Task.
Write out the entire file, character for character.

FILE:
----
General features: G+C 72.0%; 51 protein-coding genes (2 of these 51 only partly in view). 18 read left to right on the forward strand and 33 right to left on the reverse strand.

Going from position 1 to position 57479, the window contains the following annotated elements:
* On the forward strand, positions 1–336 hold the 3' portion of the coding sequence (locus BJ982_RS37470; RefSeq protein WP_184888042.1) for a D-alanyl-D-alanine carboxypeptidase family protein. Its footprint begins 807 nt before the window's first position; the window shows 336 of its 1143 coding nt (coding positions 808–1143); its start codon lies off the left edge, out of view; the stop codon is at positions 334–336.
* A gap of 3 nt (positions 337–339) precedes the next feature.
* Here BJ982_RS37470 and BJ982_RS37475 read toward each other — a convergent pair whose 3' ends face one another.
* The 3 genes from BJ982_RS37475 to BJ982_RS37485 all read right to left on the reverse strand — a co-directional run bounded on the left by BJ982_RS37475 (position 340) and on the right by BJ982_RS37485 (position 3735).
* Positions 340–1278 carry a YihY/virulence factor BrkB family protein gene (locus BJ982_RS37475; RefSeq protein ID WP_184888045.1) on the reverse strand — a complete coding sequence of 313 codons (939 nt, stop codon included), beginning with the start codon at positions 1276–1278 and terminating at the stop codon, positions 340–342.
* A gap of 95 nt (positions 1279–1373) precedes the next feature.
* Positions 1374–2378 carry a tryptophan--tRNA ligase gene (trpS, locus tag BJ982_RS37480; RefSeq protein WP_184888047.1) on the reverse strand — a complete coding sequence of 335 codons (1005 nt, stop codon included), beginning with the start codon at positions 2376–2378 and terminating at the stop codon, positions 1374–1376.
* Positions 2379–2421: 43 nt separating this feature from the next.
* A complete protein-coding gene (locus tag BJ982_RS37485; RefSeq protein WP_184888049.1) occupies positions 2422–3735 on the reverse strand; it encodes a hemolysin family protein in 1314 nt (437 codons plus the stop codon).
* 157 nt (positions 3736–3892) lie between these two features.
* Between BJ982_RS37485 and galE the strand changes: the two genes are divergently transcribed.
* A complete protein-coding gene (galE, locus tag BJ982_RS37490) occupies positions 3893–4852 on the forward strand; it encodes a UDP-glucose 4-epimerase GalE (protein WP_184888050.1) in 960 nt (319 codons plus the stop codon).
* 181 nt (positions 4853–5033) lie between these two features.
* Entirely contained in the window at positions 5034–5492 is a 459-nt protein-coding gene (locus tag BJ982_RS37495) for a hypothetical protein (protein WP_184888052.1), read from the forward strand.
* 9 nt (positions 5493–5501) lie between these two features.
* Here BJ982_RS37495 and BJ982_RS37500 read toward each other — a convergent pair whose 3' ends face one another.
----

General features: G+C 72.0%; 51 protein-coding genes (2 of these 51 only partly in view). 18 read left to right on the forward strand and 33 right to left on the reverse strand.

Going from position 1 to position 57479, the window contains the following annotated elements:
* On the forward strand, positions 1–336 hold the 3' portion of the coding sequence (locus BJ982_RS37470; RefSeq protein WP_184888042.1) for a D-alanyl-D-alanine carboxypeptidase family protein. Its footprint begins 807 nt before the window's first position; the window shows 336 of its 1143 coding nt (coding positions 808–1143); its start codon lies off the left edge, out of view; the stop codon is at positions 334–336.
* A gap of 3 nt (positions 337–339) precedes the next feature.
* Here BJ982_RS37470 and BJ982_RS37475 read toward each other — a convergent pair whose 3' ends face one another.
* The 3 genes from BJ982_RS37475 to BJ982_RS37485 all read right to left on the reverse strand — a co-directional run bounded on the left by BJ982_RS37475 (position 340) and on the right by BJ982_RS37485 (position 3735).
* Positions 340–1278 carry a YihY/virulence factor BrkB family protein gene (locus BJ982_RS37475; RefSeq protein ID WP_184888045.1) on the reverse strand — a complete coding sequence of 313 codons (939 nt, stop codon included), beginning with the start codon at positions 1276–1278 and terminating at the stop codon, positions 340–342.
* A gap of 95 nt (positions 1279–1373) precedes the next feature.
* Positions 1374–2378 carry a tryptophan--tRNA ligase gene (trpS, locus tag BJ982_RS37480; RefSeq protein WP_184888047.1) on the reverse strand — a complete coding sequence of 335 codons (1005 nt, stop codon included), beginning with the start codon at positions 2376–2378 and terminating at the stop codon, positions 1374–1376.
* Positions 2379–2421: 43 nt separating this feature from the next.
* A complete protein-coding gene (locus tag BJ982_RS37485; RefSeq protein WP_184888049.1) occupies positions 2422–3735 on the reverse strand; it encodes a hemolysin family protein in 1314 nt (437 codons plus the stop codon).
* 157 nt (positions 3736–3892) lie between these two features.
* Between BJ982_RS37485 and galE the strand changes: the two genes are divergently transcribed.
* A complete protein-coding gene (galE, locus tag BJ982_RS37490) occupies positions 3893–4852 on the forward strand; it encodes a UDP-glucose 4-epimerase GalE (protein WP_184888050.1) in 960 nt (319 codons plus the stop codon).
* 181 nt (positions 4853–5033) lie between these two features.
* Entirely contained in the window at positions 5034–5492 is a 459-nt protein-coding gene (locus tag BJ982_RS37495) for a hypothetical protein (protein WP_184888052.1), read from the forward strand.
* 9 nt (positions 5493–5501) lie between these two features.
* Here BJ982_RS37495 and BJ982_RS37500 read toward each other — a convergent pair whose 3' ends face one another.